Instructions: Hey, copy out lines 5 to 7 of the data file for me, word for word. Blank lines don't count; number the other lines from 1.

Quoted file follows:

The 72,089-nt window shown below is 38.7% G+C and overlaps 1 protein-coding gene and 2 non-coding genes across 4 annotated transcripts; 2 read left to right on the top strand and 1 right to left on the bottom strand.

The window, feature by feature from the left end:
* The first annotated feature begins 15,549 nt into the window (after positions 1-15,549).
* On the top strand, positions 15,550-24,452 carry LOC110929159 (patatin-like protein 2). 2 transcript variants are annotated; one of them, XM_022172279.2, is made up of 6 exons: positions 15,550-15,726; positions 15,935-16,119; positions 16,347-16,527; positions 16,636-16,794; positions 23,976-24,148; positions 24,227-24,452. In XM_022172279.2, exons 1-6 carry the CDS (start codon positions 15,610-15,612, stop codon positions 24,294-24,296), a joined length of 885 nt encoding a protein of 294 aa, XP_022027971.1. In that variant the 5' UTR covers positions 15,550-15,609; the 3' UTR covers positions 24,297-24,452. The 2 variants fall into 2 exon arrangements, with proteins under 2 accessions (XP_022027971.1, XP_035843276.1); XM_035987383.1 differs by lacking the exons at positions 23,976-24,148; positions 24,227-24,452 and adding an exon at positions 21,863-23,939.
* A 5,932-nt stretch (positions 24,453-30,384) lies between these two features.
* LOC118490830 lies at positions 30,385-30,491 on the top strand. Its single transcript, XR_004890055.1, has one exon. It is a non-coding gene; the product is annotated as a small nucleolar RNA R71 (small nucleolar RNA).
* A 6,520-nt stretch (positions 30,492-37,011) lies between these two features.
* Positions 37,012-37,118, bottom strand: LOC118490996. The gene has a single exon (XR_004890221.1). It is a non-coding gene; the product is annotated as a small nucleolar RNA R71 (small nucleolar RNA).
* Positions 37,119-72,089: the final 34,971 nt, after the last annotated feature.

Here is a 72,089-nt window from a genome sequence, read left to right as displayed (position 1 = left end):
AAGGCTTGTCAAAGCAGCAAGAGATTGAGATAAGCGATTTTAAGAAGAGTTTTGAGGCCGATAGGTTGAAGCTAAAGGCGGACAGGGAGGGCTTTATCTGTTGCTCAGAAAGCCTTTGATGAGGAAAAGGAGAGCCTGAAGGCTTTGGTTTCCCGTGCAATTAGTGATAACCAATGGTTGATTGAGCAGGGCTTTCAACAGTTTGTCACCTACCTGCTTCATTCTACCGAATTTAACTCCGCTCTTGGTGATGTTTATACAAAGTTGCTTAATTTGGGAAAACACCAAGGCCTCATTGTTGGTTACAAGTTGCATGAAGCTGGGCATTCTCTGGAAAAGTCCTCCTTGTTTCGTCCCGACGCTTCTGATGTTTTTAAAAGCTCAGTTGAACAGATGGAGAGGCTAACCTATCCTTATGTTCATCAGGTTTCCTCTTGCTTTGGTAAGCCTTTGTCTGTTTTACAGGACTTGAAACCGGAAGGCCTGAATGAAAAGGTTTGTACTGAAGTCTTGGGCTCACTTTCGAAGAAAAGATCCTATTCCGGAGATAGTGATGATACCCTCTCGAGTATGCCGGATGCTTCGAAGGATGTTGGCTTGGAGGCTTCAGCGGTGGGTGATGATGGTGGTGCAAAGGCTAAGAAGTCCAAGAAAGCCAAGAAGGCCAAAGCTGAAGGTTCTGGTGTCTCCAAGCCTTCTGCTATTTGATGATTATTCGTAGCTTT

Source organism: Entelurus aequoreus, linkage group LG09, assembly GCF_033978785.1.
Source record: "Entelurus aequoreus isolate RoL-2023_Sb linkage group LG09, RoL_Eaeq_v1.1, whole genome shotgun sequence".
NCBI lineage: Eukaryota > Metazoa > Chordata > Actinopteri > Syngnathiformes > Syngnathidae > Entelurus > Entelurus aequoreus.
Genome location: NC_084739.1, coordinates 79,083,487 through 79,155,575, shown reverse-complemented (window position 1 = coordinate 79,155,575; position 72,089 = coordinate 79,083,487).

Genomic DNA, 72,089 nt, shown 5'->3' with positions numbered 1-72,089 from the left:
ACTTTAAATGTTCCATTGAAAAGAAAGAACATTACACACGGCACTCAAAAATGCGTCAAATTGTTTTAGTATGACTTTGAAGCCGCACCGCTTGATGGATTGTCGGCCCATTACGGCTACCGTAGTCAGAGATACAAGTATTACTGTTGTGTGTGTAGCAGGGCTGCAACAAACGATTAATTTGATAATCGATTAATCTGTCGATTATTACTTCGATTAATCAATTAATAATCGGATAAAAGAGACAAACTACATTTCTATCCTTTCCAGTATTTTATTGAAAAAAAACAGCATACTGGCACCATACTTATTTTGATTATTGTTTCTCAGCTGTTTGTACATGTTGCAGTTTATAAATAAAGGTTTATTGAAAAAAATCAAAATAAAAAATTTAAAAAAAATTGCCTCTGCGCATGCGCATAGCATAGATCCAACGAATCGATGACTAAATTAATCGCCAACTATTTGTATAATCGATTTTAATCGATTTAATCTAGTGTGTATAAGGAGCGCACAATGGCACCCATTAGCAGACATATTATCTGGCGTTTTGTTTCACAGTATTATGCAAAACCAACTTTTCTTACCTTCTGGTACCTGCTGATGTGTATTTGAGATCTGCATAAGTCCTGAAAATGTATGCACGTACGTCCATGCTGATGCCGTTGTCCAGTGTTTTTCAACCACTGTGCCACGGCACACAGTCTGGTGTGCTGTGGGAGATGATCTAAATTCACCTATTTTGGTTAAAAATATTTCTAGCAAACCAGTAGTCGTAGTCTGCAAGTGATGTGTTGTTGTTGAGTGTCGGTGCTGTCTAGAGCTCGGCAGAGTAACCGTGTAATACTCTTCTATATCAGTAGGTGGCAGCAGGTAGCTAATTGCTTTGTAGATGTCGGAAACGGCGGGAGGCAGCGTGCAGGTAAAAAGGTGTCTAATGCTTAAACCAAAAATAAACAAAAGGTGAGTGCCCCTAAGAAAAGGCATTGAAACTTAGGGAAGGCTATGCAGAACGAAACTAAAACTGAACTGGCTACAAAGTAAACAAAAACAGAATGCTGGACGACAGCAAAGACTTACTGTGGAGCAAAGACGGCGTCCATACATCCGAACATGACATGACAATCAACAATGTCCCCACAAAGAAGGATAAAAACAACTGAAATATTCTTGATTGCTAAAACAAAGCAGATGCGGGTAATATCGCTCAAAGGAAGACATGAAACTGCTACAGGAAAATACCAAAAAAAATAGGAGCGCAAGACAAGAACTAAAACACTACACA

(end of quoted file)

* A 5,932-nt stretch (positions 24,453-30,384) lies between these two features.
* LOC118490830 lies at positions 30,385-30,491 on the top strand. Its single transcript, XR_004890055.1, has one exon. It is a non-coding gene; the product is annotated as a small nucleolar RNA R71 (small nucleolar RNA).
* A 6,520-nt stretch (positions 30,492-37,011) lies between these two features.